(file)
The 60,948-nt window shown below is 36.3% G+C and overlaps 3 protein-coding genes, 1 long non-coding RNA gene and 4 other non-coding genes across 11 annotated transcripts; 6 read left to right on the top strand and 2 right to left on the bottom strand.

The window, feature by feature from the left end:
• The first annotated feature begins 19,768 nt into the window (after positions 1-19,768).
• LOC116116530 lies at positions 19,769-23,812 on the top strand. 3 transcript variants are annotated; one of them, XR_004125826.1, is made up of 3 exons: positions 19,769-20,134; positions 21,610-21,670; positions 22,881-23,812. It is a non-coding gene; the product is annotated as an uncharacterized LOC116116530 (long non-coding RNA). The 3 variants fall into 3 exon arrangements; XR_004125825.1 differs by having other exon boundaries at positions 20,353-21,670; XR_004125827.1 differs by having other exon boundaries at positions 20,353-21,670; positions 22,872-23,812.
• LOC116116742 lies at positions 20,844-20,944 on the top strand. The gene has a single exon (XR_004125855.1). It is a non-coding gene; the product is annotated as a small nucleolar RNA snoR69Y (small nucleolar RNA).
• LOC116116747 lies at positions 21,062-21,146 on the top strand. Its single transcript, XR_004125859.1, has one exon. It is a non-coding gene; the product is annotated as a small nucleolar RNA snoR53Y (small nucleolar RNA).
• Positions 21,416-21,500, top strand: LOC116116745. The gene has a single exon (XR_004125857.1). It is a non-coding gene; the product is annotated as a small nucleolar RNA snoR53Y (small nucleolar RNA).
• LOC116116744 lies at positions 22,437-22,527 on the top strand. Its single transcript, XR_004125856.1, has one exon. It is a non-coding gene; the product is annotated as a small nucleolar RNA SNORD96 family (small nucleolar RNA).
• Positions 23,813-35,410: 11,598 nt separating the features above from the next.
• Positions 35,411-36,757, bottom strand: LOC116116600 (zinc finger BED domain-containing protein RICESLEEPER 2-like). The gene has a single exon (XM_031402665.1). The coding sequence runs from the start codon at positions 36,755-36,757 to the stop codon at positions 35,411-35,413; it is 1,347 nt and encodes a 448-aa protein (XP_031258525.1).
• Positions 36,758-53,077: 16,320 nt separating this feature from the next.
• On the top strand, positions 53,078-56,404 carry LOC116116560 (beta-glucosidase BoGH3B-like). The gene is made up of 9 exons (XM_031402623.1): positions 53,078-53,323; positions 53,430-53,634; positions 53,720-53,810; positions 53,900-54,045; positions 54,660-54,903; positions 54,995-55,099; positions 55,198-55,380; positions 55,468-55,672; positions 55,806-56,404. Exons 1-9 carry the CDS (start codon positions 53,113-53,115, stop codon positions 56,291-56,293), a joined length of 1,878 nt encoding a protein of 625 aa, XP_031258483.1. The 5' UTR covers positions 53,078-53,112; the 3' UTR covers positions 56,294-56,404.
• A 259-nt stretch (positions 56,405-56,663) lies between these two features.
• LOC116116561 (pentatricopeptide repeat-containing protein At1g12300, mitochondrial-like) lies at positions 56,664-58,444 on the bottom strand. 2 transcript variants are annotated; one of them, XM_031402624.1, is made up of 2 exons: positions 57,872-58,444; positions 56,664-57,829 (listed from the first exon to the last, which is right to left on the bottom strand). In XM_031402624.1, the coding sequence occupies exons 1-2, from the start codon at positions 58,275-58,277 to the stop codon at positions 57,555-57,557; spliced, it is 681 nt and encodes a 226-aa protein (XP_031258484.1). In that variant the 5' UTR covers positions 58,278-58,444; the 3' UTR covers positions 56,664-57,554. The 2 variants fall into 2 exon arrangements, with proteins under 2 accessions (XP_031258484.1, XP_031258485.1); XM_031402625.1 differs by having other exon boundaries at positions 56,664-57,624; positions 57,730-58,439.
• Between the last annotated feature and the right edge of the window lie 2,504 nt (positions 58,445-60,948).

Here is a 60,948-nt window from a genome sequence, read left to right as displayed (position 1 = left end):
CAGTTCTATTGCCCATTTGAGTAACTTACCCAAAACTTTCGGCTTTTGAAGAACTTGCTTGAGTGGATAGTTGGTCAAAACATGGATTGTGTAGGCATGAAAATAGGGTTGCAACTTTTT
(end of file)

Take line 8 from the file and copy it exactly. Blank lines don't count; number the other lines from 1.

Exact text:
• LOC116116744 lies at positions 22,437-22,527 on the top strand. Its single transcript, XR_004125856.1, has one exon. It is a non-coding gene; the product is annotated as a small nucleolar RNA SNORD96 family (small nucleolar RNA).